Moling village does not offer much luxury, but people in the area thrive by growing their crops. They normally earn about $32 a month from their produce and have plenty to eat.
"But that was five months ago, before we got overwhelmed by the impact of El Niño," says 26-year-old Josephine, a mother of three.
The coconut trees in Moling are not bearing fruit. Banana trees are brown. People have resorted to eating klot - a risky root crop which can be poisonous when not prepared well.
Even more disturbing – water is scarce.
"We've been doing our best to survive this phenomenon but without water to aid us in farming, it's difficult. Even our livestock are gone because of the extreme hot weather," a village elder explained.
"We used to get water from a creek that is an hour walk from home, but it dried up. Now we have no choice but to go to the other creek that is about two hours away, " Josephine complains. She says a person can only carry so much. Aside from the distance and the long line, she worries about the steep terrain which poses danger especially to children.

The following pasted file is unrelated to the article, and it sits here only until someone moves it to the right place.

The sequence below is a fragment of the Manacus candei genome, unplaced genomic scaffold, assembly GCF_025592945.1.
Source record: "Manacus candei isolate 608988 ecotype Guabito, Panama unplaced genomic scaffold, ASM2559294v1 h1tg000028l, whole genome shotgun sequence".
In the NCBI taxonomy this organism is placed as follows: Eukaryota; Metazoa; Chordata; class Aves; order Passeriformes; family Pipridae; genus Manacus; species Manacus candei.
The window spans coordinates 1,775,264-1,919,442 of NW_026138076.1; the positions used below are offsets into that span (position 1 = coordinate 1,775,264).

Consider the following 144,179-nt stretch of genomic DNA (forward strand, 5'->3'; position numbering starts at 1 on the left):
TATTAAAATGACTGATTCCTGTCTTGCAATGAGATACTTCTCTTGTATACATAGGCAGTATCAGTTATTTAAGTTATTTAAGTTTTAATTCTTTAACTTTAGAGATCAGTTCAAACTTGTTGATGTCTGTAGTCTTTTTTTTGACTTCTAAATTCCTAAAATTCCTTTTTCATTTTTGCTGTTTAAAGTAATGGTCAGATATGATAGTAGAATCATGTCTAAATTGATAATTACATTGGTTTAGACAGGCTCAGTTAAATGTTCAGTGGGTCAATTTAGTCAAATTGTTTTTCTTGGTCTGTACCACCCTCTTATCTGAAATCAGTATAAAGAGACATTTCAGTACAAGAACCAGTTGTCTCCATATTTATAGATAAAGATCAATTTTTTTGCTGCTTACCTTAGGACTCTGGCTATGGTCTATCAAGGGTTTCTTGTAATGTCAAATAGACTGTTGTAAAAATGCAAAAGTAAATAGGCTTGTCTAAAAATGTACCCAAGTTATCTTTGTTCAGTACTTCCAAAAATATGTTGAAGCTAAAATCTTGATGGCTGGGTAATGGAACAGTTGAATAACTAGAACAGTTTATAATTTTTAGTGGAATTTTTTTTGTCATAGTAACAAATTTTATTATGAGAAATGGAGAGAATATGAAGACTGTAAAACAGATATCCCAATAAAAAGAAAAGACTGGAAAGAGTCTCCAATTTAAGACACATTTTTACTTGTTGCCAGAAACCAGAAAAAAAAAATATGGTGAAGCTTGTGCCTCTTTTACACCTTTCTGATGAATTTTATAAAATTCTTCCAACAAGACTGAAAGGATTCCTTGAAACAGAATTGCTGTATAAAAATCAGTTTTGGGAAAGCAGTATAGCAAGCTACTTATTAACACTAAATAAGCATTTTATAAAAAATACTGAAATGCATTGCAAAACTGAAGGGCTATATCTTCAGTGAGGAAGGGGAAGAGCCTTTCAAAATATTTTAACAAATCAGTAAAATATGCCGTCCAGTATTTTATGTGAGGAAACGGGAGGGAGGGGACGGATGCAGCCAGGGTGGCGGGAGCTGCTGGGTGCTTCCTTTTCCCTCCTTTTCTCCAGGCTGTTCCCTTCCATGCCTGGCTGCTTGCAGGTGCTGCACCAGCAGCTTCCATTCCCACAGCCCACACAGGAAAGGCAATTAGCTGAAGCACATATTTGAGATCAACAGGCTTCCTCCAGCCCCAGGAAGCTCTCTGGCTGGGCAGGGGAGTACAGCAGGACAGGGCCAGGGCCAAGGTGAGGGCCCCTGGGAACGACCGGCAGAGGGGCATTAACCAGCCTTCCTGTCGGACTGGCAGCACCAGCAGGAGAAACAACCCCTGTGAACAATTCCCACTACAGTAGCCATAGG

Families who can afford it, buy water. "I usually buy three gallons but it's not enough because I have three children," says Josephine. Her family uses the water for cooking, drinking, and at times, for bathing. Sometimes her husband fetches water from the creek before daylight so that the children can take a bath before going to school. Most often, there’s not enough water on hand for everything they need.
In November 2015, the municipality of Alabel recorded a death of a 9-month old baby girl, due to dehydration caused by diarrhea. She was Josephine's niece.
Some municipalities have declared a state of emergency and appealed for aid, but with so many in the same situation, the only relief for many will be in the form of rain.
Photo©2016 World Vision, Florence Joy Malujo
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